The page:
Katz resigned from Greenberg Traurig “by mutual understanding” on Dec. 31 according to a statement released at the time by Richard A. Rosenbaum, Greenberg Traurig’s executive chairman. Rosenbaum also thanked Katz in the statement “for his contributions over the years” and maintained that despite his absence that “our global entertainment practice remains strong, diverse and among the largest, most dynamic and highest rated in the world." At the time, Katz had been rumored to be mulling over opening his own firm and bringing with him many of his label executive and artist clients.
In a new statement, Rosenbaum said, "Mr. Katz and Greenberg Traurig parted ways some time ago, and the departure was mutually desired. He spent a number of years building the practice, but at this stage continuing was not an option." He added, "Every one of the lawyers and staff who worked with Mr. Katz during his career at Greenberg Traurig elected to remain at our firm."
Katz is known for closing high profile deals including the sale of Big Machine Label Group to Ithaca Holdings and The Carlyle Group; negotiating The Latin Academy of Recording Arts & Sciences a new 10-year television contract with the Univision network; the sale of 50% interest of the Messina Touring Group to AEG; and the sale of a 50% stake on behalf of Frontier Touring, Australia’s leading concert promotion company, to AEG Presents among many others.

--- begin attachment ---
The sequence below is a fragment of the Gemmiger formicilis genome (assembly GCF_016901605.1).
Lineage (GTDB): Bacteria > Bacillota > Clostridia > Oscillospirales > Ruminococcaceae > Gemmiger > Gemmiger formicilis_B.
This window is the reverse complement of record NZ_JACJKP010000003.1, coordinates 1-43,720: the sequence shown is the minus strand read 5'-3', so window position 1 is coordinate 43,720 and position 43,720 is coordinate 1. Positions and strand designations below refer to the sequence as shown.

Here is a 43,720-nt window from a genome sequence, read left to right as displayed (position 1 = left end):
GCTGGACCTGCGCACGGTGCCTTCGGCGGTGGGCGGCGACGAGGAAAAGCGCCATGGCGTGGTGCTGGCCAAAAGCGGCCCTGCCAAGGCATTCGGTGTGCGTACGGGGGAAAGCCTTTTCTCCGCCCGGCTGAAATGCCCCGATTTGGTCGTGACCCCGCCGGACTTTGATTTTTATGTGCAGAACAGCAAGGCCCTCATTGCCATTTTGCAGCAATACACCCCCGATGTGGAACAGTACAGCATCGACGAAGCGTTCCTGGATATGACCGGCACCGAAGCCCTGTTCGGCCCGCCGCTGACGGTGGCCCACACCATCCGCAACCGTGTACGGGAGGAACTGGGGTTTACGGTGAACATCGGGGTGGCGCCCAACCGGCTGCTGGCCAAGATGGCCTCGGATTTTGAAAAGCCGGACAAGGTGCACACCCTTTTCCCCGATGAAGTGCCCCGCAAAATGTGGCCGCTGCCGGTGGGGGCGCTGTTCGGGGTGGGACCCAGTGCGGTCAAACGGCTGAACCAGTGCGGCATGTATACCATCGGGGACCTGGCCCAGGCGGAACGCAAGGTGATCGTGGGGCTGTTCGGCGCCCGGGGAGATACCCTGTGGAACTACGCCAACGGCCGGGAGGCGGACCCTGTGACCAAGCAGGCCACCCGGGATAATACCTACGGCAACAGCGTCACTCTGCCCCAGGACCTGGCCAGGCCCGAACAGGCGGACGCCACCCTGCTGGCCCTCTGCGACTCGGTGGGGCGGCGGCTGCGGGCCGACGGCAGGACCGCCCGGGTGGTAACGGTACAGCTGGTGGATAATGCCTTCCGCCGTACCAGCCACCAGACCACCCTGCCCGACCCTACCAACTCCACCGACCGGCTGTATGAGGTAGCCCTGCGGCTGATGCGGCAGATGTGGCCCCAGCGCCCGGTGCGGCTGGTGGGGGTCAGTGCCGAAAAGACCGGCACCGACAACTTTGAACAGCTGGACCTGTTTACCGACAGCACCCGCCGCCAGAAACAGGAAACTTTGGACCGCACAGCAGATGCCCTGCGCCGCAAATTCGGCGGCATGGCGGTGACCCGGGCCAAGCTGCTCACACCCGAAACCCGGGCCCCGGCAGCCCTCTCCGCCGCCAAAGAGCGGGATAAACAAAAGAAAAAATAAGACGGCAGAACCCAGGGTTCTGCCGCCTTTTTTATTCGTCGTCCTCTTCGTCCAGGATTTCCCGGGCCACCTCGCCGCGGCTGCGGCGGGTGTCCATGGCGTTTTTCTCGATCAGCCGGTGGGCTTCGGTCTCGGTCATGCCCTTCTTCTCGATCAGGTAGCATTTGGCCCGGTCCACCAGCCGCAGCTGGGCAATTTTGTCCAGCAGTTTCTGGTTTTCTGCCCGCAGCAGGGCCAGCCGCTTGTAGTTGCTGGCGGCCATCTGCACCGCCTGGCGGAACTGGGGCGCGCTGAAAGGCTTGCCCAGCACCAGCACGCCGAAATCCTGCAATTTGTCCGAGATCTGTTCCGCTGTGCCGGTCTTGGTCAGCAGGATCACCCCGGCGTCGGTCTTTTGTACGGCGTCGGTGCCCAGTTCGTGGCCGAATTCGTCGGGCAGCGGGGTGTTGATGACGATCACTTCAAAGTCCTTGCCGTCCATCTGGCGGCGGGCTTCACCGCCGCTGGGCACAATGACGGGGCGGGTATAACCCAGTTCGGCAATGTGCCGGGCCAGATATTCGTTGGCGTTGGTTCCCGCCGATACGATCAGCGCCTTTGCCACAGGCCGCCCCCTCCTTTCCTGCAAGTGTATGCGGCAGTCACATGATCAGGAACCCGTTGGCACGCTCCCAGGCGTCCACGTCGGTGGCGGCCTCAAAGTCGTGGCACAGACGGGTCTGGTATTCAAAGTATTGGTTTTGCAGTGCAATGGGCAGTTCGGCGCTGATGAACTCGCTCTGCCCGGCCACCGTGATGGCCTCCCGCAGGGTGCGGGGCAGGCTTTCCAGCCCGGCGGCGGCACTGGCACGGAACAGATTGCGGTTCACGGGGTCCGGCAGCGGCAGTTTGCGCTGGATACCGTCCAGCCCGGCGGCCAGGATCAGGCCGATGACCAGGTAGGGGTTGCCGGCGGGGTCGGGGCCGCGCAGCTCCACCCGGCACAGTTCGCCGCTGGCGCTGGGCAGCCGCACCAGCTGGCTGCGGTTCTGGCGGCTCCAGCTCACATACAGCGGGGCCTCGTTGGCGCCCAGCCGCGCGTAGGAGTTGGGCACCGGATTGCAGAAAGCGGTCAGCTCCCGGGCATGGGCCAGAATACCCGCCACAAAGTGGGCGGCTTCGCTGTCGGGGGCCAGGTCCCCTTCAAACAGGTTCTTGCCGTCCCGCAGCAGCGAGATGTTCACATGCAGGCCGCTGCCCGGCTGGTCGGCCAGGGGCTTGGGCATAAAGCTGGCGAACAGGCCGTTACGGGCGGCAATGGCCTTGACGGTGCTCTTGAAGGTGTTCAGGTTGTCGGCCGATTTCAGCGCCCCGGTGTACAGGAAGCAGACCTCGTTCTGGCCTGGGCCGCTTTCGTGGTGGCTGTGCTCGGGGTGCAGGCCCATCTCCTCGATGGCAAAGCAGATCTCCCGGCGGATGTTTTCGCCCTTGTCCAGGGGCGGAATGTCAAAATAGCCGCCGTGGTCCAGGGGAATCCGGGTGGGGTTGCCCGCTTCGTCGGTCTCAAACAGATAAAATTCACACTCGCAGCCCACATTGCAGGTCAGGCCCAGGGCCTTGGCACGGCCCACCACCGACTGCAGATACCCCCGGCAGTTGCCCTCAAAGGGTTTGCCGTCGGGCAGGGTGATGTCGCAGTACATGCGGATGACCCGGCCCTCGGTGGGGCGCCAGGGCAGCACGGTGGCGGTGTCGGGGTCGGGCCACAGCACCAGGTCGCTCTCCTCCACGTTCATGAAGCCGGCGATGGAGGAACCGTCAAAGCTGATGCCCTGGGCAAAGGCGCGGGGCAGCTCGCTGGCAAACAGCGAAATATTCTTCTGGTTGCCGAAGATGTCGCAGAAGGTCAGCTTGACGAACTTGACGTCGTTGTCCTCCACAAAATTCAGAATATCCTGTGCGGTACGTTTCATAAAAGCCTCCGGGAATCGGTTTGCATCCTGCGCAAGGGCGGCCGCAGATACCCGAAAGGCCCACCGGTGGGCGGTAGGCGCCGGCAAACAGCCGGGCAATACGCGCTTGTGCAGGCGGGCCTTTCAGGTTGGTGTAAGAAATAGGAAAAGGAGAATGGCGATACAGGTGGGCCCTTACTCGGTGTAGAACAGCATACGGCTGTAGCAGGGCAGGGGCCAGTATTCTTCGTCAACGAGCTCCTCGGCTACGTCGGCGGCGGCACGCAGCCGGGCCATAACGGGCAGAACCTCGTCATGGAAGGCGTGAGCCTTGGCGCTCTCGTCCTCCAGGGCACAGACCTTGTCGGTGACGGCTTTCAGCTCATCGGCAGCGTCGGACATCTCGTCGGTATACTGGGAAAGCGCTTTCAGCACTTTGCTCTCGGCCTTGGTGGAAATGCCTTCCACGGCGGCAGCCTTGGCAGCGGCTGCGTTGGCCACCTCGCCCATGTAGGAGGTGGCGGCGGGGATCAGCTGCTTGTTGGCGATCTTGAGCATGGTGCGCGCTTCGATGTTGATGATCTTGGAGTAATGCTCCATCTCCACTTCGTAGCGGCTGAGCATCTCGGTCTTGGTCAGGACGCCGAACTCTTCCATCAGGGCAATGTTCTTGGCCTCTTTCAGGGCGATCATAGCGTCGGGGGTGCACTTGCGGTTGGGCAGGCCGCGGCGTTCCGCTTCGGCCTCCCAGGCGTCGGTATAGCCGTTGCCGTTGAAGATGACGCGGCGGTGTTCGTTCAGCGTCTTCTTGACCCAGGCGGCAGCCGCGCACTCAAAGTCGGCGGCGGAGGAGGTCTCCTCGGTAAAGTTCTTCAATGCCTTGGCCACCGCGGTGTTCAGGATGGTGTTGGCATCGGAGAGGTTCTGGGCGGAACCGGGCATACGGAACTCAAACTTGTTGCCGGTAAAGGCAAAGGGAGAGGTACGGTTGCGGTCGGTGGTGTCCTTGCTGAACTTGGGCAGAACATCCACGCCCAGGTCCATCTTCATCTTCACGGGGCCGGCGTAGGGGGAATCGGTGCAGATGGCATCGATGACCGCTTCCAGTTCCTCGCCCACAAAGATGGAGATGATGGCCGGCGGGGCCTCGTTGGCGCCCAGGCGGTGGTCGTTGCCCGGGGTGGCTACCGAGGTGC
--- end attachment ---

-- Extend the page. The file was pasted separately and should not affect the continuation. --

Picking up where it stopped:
Katz also worked as the Recording Academy’s general counsel since 2002. There, in 2019, he clashed with incoming CEO Deborah Dugan in what became a public matter when Dugan accused him of sexual harassment in a discrimination complaint with the Equal Employment Opportunity Commission after she was placed on administrative leave in January 2020. In her EEOC complaint, Dugan alleged that she has been subjected to sexual harassment by Katz, then the academy’s outside general counsel and a former member and chair (1995-97) of the Academy’s board of trustees. Katz denied the claims.
Dugan also said she complained during her tenure about the "exorbitant amount of money" paid by the academy to Katz and his firm. She alleged that Katz was personally paid $250,000 per year "simply to be on call in the event the Board needs any legal advice." Shortly before she was put on administrative leave, Dugan had been exploring employing an in-house counsel for the academy to bring down costs. The EEOC is still continuing its investigation of Dugan's complaint. The academy's arbitration complaint against her that alleges that she breached her employment contract is still in the discovery phase.
UPDATE: This article was updated April 7, 2021, at 7:30 p.m. EST to include Rosenbaum's updated statement.